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The Smart vs. The Hardworking: The Academic Self-Concepts of Mexican Descent GATE students

  • Author(s): Medrano, Catherine R
  • et al.
Abstract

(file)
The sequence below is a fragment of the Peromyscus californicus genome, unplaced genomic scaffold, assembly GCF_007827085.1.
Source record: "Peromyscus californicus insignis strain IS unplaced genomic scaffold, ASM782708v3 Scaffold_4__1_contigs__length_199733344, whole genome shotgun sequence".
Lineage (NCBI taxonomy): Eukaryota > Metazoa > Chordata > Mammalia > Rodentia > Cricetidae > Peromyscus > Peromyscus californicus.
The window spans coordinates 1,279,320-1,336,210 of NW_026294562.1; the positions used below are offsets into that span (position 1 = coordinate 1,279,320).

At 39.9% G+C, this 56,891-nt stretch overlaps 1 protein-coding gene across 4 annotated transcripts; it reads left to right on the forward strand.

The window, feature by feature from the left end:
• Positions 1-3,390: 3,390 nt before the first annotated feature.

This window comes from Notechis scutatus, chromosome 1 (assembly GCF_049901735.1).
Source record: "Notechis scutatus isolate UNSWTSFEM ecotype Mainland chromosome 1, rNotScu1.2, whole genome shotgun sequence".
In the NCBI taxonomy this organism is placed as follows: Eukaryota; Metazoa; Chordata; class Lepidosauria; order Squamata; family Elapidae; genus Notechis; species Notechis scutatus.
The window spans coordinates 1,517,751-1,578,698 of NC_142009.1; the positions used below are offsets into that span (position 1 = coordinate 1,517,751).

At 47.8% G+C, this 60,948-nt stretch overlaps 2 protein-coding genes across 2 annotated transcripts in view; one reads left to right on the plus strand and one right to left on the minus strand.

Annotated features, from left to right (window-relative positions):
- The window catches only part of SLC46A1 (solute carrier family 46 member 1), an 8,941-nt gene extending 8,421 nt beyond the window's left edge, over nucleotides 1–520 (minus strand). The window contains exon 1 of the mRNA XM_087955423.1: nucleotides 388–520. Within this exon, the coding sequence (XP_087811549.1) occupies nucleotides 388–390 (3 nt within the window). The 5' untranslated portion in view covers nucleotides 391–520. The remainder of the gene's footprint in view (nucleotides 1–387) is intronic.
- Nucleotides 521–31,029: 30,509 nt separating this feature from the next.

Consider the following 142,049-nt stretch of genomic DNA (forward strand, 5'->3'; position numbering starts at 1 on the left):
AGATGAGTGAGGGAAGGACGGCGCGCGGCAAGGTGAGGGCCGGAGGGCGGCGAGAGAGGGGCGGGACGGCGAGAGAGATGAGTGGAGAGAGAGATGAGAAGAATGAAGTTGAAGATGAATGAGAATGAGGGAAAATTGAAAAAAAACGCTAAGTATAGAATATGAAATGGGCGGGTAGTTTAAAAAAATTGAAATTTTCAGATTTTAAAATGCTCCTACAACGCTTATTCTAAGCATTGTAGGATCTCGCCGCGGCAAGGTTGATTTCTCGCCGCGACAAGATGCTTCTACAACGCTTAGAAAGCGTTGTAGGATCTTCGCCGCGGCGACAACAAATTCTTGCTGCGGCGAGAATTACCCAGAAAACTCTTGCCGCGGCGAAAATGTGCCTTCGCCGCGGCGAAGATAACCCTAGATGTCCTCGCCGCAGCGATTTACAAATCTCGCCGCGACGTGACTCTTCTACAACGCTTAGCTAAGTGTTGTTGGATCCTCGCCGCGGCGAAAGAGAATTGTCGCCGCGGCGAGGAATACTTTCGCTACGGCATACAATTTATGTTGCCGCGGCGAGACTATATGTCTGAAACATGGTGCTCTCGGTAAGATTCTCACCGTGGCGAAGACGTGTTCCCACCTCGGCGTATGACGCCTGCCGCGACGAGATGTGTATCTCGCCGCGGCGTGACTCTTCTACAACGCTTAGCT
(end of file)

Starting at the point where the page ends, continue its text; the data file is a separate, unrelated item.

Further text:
For students of color in college preparation educational programs, messages of exceptional ability have significant and unique effects. Being a student of color in a society that privileges whiteness, the few students of color who are actually in these programs face difficulties that white students do not. While high-achieving white students face the possibility of being called “nerds” or “dorks,” high-achieving students of color face the possibility of being accused of “acting white” and therefore being ostracized by their friends of color. Thus, what it means to have a high-achieving identity is qualitatively different for students of color than white students. In light of this, we are forced to ask: what do “high-achieving” identities look like for students of color? More specifically: what do high-achieving identities look like for students of Mexican-descent? In what ways do these students react to constant messages of superiority? How do their high-achieving identities affect their interaction with Mexican descent peers who are not in college preparation programs? The author challenges the notion that being perceived as “acting white” is inevitable for high-achieving students of color. The author argues that this approach fails to see the role that feelings of superiority play. Thus, high-achieving students do not only choose from internalizing a “smart” or “hardworking” identity; they also choose between being “a superior” or “an equal.”

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